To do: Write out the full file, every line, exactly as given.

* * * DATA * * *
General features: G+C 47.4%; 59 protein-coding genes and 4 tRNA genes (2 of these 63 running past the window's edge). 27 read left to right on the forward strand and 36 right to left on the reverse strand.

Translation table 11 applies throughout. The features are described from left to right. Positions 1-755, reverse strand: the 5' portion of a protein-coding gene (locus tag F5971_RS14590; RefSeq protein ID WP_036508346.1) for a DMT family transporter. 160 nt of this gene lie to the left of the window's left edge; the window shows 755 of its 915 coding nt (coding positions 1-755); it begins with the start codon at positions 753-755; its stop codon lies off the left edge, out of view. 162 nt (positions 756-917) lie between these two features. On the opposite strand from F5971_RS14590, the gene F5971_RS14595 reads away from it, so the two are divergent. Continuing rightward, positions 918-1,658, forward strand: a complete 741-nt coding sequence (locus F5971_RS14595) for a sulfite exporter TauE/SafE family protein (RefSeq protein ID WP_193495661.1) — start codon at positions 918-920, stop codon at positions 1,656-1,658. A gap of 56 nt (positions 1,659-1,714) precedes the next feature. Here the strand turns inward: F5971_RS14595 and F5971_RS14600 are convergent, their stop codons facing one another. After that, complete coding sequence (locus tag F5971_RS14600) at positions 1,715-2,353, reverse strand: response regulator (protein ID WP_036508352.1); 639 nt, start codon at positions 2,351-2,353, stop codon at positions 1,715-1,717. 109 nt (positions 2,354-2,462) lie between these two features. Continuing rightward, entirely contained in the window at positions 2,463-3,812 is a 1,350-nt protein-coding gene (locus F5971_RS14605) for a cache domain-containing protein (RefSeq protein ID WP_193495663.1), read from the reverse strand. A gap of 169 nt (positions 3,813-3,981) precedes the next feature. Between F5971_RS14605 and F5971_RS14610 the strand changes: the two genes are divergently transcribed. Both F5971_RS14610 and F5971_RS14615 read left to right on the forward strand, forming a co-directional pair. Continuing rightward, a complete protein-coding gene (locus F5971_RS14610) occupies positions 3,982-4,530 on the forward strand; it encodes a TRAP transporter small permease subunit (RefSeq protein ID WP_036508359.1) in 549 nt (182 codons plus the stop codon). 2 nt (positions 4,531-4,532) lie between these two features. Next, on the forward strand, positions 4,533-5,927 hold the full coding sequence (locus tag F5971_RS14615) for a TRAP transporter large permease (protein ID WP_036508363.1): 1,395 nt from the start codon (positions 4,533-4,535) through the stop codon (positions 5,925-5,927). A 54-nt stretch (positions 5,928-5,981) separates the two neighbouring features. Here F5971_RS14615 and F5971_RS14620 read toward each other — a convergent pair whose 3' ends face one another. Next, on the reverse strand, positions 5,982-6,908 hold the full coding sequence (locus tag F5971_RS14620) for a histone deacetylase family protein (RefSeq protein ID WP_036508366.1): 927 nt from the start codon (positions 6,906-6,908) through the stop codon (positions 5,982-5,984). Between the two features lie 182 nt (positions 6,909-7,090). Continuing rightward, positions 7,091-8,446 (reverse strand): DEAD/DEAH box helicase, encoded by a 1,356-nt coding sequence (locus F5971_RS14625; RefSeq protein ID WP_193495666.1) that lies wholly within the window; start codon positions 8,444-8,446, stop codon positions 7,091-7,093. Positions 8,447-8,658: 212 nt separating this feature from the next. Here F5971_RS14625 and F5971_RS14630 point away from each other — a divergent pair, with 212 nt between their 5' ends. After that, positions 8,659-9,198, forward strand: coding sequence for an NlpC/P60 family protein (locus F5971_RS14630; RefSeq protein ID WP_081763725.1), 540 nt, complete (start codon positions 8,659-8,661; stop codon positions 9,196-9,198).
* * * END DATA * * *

General features: G+C 47.4%; 59 protein-coding genes and 4 tRNA genes (2 of these 63 running past the window's edge). 27 read left to right on the forward strand and 36 right to left on the reverse strand.

Translation table 11 applies throughout. The features are described from left to right. Positions 1-755, reverse strand: the 5' portion of a protein-coding gene (locus tag F5971_RS14590; RefSeq protein ID WP_036508346.1) for a DMT family transporter. 160 nt of this gene lie to the left of the window's left edge; the window shows 755 of its 915 coding nt (coding positions 1-755); it begins with the start codon at positions 753-755; its stop codon lies off the left edge, out of view. 162 nt (positions 756-917) lie between these two features. On the opposite strand from F5971_RS14590, the gene F5971_RS14595 reads away from it, so the two are divergent. Continuing rightward, positions 918-1,658, forward strand: a complete 741-nt coding sequence (locus F5971_RS14595) for a sulfite exporter TauE/SafE family protein (RefSeq protein ID WP_193495661.1) — start codon at positions 918-920, stop codon at positions 1,656-1,658. A gap of 56 nt (positions 1,659-1,714) precedes the next feature. Here the strand turns inward: F5971_RS14595 and F5971_RS14600 are convergent, their stop codons facing one another. After that, complete coding sequence (locus tag F5971_RS14600) at positions 1,715-2,353, reverse strand: response regulator (protein ID WP_036508352.1); 639 nt, start codon at positions 2,351-2,353, stop codon at positions 1,715-1,717. 109 nt (positions 2,354-2,462) lie between these two features. Continuing rightward, entirely contained in the window at positions 2,463-3,812 is a 1,350-nt protein-coding gene (locus F5971_RS14605) for a cache domain-containing protein (RefSeq protein ID WP_193495663.1), read from the reverse strand. A gap of 169 nt (positions 3,813-3,981) precedes the next feature. Between F5971_RS14605 and F5971_RS14610 the strand changes: the two genes are divergently transcribed. Both F5971_RS14610 and F5971_RS14615 read left to right on the forward strand, forming a co-directional pair. Continuing rightward, a complete protein-coding gene (locus F5971_RS14610) occupies positions 3,982-4,530 on the forward strand; it encodes a TRAP transporter small permease subunit (RefSeq protein ID WP_036508359.1) in 549 nt (182 codons plus the stop codon). 2 nt (positions 4,531-4,532) lie between these two features. Next, on the forward strand, positions 4,533-5,927 hold the full coding sequence (locus tag F5971_RS14615) for a TRAP transporter large permease (protein ID WP_036508363.1): 1,395 nt from the start codon (positions 4,533-4,535) through the stop codon (positions 5,925-5,927). A 54-nt stretch (positions 5,928-5,981) separates the two neighbouring features. Here F5971_RS14615 and F5971_RS14620 read toward each other — a convergent pair whose 3' ends face one another. Next, on the reverse strand, positions 5,982-6,908 hold the full coding sequence (locus tag F5971_RS14620) for a histone deacetylase family protein (RefSeq protein ID WP_036508366.1): 927 nt from the start codon (positions 6,906-6,908) through the stop codon (positions 5,982-5,984). Between the two features lie 182 nt (positions 6,909-7,090). Continuing rightward, positions 7,091-8,446 (reverse strand): DEAD/DEAH box helicase, encoded by a 1,356-nt coding sequence (locus F5971_RS14625; RefSeq protein ID WP_193495666.1) that lies wholly within the window; start codon positions 8,444-8,446, stop codon positions 7,091-7,093. Positions 8,447-8,658: 212 nt separating this feature from the next. Here F5971_RS14625 and F5971_RS14630 point away from each other — a divergent pair, with 212 nt between their 5' ends. After that, positions 8,659-9,198, forward strand: coding sequence for an NlpC/P60 family protein (locus F5971_RS14630; RefSeq protein ID WP_081763725.1), 540 nt, complete (start codon positions 8,659-8,661; stop codon positions 9,196-9,198).